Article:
26 July 2018

Review: Glaucus by Charles Kingsley

Hardcover, 245 pages
Published 1899 (originally 1855)
Acquired and read June 2017
Glaucus; or, The Wonders of the Shore
by Charles Kingsley
When a few more years are past, Buckland and Sedgwick [...] and the group of brave men who accompanied and followed them, will be looked back to as moral benefactors of their race; and almost as martyrs, also, when it is remembered how much misunderstanding, obloquy, and plausible folly they had to endure from well-meaning fanatics [...] who tried (as is the fashion in such cases) to make a hollow compromise between fact and the Bible, by twisting facts just enough to make them fit the fancied meaning of the Bible, and the Bible just enough to make it fit the fancied meaning of the facts. But there were a few who would have no compromise; who laboured on with a noble recklessness, determined to speak the thing which they had seen, and neither more nor less, sure that God could take better care than they of His own everlasting truth. (13-4)
Glaucus is in theory a natural history text, detailing the amazing life-forms to be found on the English coast, complete with illustrations in both color and black and white. What I found more interesting, though, was Kingsley's discourse about the moral benefits of natural history itself, which probably takes up a third of the book. Kingsley's novel Two Years Ago (1857: vol. i and ii), which was published just two years after this, is pretty clearly a fictionalized version of the line of thinking he began in this book. For Kingsley, the vision of the naturalist is morally superior: it gives him more beauty to see in the world, it lets him glimpse the work of God, it gets him out of the home and saves him from indolence. (It was a review of Two Years Ago where, of course, the term "muscular Christianity" debuted.) According to Kingsley, "A frightful majority of our middle-class young men are growing up effeminate, empty of all knowledge but what tends directly to the making of a fortune" (50), and "What is wanted in these cases is a methodic and scientific habit of mind; and a class of objects on which to exercise that habit" (51).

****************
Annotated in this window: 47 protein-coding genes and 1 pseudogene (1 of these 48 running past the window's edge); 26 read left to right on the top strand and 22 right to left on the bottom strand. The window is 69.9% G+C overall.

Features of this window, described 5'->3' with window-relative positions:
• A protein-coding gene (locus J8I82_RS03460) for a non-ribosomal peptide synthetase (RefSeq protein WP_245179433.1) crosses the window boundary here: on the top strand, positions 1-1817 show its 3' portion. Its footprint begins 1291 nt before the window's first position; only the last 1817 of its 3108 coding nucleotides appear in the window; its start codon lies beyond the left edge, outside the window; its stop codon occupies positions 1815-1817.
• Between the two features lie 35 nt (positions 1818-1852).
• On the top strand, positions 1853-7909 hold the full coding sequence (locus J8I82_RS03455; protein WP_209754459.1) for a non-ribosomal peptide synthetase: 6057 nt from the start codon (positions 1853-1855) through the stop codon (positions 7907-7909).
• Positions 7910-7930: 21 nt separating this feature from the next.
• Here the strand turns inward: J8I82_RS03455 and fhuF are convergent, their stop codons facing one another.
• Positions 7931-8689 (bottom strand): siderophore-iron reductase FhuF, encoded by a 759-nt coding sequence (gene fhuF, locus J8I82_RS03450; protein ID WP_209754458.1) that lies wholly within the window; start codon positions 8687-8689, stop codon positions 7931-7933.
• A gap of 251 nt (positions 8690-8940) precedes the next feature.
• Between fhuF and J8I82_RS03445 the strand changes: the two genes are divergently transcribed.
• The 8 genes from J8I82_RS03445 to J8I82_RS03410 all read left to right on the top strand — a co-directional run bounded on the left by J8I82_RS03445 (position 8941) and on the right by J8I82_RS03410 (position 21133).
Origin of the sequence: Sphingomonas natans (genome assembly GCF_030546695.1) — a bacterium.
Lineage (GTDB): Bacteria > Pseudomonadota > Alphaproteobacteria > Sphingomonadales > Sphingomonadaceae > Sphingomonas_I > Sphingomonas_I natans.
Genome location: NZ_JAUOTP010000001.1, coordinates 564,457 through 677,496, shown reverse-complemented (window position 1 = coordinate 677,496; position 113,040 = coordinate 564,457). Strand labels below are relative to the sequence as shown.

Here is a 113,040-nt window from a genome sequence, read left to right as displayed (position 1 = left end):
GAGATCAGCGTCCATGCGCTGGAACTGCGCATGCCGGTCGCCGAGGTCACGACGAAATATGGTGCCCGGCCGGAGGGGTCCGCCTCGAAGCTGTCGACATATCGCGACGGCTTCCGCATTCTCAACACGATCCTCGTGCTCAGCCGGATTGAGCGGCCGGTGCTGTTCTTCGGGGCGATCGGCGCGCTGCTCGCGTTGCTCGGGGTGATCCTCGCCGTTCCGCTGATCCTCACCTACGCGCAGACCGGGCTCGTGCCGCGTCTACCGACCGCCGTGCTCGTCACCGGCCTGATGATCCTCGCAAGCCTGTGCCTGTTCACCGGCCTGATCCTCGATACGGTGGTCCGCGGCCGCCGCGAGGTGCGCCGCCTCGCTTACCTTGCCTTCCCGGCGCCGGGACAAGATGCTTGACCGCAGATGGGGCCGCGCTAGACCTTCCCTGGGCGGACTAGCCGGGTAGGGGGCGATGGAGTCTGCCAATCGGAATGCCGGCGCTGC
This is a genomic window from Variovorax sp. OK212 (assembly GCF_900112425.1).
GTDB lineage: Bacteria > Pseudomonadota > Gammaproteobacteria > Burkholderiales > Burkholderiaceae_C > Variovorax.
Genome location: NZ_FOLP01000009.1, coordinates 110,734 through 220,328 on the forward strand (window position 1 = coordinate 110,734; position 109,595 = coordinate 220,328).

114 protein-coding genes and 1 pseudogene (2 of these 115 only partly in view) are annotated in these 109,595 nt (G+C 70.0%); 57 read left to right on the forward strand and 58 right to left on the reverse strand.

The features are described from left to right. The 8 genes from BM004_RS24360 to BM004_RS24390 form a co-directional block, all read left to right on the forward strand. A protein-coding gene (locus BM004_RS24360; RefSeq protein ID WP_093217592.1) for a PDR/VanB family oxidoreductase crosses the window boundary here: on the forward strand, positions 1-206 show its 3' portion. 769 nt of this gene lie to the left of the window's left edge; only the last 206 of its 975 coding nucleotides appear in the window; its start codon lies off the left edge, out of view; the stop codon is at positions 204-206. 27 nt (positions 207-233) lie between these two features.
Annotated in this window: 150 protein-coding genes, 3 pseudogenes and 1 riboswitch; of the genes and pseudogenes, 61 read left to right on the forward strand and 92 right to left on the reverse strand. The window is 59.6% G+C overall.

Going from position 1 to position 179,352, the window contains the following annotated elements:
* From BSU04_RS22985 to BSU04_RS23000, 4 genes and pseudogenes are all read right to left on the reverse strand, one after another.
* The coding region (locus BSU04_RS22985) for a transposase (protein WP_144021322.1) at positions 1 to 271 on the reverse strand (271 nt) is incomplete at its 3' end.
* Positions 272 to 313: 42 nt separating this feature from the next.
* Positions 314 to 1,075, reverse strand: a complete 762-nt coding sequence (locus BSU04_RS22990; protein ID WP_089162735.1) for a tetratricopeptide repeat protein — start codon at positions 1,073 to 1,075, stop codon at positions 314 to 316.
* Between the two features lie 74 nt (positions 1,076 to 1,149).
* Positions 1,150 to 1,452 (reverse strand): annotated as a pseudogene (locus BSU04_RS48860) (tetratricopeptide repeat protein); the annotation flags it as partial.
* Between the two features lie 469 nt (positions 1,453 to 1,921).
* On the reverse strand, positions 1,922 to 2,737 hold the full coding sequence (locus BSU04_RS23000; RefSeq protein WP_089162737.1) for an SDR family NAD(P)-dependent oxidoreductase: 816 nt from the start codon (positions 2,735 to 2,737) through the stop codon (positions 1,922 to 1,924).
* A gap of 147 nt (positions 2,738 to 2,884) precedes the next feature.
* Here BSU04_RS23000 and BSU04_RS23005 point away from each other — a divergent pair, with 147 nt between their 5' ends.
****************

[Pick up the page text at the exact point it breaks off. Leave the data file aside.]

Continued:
Even just a small snapshot of the virtues Kingsley ascribes to the naturalist is somewhat ridiculous: he is gentle, courteous, brave, patient, reverent, full of wonder, scrupulous, not hasty, not lazy, not melancholy, not proud and much much more. (To be honest, this sounds like the Scout Law, which makes sense, as I'd bet you could draw a line from muscular Christianity in the mid-Victorian period to Scouting for Boys in the early twentieth century.) Partially these virtues come from the way of seeing you must cultivate in order to perceive the natural world accurately in its minute glories, and partially they come from the physical activities you will have to undertake in your explorations. Recurrent throughout the text-- as indicated in my epigraph above-- is the idea that the true naturalist is a man of God, and a true man of God is a naturalist.

Kingsley is a lively and engaging writer, and his descriptions of natural historical work make me want to become a "muscular Christian" myself. I did sort of zone out whenever he started describing crustaceans or whatever, but his take on the moral virtues of natural history is compelling and fascinating, and will definitely inform my next read of Two Years Ago.

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